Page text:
I found it fascinating to read about how Postgate applied his creativity, intelligence and social conscience throughout his life. His "smallfilms" were only part of the story. I did get the impression that personal relationships was the area where Postgate wasn't quite so smart. There were definite touches of naivity here even in older age.

Overall I am left feeling deep respect and affection for, and gratitude to, the man who added so much to my childhood and to the childhoods of so many of my generation! ( )
2 vote Soupdragon | Apr 26, 2011 |
This review was written for LibraryThing Early Reviewers.
This is a light-hearted memoir/biography of the man behind children’s TV favourites such as Bagpuss, Ivor the Engine and The Clangers.

Oliver Postgate has written the story of his life and it was an extraordinary one. From adventures as a young boy at school to becoming a conscientious objector during WWII, he was always tinkering, inventing and thinking about things. One of the most interesting things about this book was Postgate’s commentaries and thoughts on the issues of the time and what he felt about them.

I read the first half of this book fairly slowly, dipping in and out every few chapters but in the second half of the book Postgate starts to talk about his time writing and filming the children’s programmes he became so famous for and this is where the book really shines; you can tell that he really found his niche here and did some really amazing things.

Although I was slightly too young to remember all the children’s programmes he made, I enjoyed reading this book and it has inspired me to find out more about the programmes he created. You can see a BBC tribute to Postgate here: http://www.youtube.com/watch?v=uAftt3UnzoI ( )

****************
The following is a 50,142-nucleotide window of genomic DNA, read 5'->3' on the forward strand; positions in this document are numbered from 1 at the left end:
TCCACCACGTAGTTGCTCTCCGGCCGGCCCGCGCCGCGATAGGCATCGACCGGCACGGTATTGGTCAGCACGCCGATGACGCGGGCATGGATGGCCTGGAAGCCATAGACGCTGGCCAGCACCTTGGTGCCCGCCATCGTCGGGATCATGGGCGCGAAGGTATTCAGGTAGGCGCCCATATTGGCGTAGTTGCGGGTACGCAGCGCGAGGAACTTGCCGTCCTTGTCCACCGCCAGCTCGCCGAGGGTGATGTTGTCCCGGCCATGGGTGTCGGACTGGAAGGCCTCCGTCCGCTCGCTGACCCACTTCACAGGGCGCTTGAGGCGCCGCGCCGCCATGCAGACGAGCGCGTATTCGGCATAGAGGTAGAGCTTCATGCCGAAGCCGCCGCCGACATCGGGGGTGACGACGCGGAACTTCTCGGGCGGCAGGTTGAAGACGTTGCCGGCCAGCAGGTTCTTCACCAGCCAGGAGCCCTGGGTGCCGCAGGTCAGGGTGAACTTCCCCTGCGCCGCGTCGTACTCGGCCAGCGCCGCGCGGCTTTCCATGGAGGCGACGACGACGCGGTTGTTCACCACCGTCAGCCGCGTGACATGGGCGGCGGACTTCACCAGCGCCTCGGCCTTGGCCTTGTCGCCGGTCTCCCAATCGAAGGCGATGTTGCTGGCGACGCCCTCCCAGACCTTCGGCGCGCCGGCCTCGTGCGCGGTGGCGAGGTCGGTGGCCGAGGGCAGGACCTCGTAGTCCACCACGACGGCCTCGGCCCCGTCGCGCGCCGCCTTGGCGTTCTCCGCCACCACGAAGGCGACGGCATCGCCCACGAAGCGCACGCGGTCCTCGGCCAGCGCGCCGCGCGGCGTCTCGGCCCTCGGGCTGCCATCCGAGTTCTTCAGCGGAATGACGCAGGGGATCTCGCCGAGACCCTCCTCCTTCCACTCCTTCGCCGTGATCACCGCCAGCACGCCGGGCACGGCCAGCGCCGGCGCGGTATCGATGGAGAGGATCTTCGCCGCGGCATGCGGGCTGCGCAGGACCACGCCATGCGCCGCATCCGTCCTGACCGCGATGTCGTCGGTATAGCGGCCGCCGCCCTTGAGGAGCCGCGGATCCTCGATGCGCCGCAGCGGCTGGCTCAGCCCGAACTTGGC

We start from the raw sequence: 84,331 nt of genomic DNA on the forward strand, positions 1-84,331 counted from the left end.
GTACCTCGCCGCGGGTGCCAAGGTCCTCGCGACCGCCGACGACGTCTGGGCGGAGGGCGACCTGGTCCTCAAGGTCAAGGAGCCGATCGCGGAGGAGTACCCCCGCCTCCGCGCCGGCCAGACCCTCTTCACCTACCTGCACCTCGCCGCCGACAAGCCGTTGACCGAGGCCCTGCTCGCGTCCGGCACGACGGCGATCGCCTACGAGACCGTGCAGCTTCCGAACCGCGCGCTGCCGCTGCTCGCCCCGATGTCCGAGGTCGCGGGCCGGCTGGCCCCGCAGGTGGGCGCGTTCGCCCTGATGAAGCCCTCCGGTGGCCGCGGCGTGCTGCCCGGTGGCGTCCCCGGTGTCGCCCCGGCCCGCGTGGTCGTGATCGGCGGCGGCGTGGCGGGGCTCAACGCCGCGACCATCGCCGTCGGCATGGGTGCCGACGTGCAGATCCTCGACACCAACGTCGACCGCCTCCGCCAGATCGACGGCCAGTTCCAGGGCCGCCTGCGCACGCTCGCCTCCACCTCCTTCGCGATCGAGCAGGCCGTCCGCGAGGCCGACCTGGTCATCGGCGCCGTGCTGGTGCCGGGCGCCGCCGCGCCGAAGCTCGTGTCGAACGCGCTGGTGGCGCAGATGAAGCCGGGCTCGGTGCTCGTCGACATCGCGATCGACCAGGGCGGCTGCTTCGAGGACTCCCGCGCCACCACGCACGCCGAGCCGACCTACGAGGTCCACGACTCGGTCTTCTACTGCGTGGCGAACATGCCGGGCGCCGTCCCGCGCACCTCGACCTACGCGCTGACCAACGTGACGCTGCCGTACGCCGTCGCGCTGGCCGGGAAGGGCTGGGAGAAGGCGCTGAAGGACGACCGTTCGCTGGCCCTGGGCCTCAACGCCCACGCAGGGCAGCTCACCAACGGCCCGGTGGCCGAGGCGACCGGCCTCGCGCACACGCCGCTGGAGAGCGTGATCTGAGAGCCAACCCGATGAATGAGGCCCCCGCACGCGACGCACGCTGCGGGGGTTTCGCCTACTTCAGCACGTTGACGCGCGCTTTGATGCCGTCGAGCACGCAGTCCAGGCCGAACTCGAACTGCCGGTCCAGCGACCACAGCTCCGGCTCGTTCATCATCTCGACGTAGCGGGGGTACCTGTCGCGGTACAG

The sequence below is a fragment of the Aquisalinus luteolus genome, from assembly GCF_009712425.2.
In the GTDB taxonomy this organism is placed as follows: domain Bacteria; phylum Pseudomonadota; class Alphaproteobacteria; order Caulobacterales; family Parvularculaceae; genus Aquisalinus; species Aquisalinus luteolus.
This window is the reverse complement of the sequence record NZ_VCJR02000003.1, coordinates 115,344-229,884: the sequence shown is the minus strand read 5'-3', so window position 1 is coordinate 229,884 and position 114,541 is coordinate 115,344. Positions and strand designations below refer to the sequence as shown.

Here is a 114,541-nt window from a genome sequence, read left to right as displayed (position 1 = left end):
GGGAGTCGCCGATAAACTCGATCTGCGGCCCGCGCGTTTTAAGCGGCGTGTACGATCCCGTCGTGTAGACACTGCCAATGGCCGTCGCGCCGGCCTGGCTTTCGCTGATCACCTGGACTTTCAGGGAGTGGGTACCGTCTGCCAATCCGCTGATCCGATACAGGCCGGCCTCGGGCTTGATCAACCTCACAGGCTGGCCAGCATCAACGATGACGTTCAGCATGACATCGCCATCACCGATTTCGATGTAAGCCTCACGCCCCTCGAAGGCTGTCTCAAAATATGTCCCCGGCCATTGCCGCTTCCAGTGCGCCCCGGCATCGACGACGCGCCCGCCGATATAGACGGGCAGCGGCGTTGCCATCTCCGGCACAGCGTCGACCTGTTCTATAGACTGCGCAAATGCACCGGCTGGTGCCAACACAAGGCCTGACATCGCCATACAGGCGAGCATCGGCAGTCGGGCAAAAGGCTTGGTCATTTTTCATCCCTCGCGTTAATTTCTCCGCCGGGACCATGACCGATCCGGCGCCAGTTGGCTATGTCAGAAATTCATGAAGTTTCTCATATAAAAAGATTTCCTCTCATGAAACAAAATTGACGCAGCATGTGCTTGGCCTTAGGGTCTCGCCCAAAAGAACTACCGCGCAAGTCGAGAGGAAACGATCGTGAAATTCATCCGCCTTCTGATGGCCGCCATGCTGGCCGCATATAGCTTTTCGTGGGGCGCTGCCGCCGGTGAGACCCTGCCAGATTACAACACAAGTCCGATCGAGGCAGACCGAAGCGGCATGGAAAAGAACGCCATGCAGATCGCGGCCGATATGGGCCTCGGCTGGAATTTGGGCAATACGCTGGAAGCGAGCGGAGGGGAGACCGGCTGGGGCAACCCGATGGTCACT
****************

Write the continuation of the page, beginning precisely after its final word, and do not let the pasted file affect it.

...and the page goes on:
4 vote souloftherose | Dec 19, 2010 |
This review was written for LibraryThing Early Reviewers.
This is a fascinating book and once I started reading it I didn't want to put it down. Because Ivor the Engine, the Clangers, Noggin the Nog and Bagpuss are great favourites of mine I especially liked those sections about how Oliver Postgate and his co-creator Peter Firman created the characters and made the films. But I also thought the sections where he reveals his thoughts and emotions are particularly moving.

An exceptional life; a truly creative and inventive man. ( )
  BooksPlease | Dec 8, 2010 |
This review was written for LibraryThing Early Reviewers.
I came to this at some disadvantage because I didn't grow up with Bagpuss or Noggin the Nog and only knew Ivor the Engine and the Clangers when grandparents got them for my children. I was completely entranced by Postgate -- artist and mad inventor, pacifist and collector of old cars, houses, you name it. Wildly eccentric in the very best sense of the word. ( )
  golux1 | Nov 3, 2010 |
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On a dull day in the early 1990s, I took the number 13 bus to Hendon, got off at the corner of Shirehall Lane and walked along it towards the house where I was born.
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(Click to show. Warning: May contain spoilers.)
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Canongate Books

2 editions of this book were published by Canongate Books.

Editions: 1847678408, 1847678416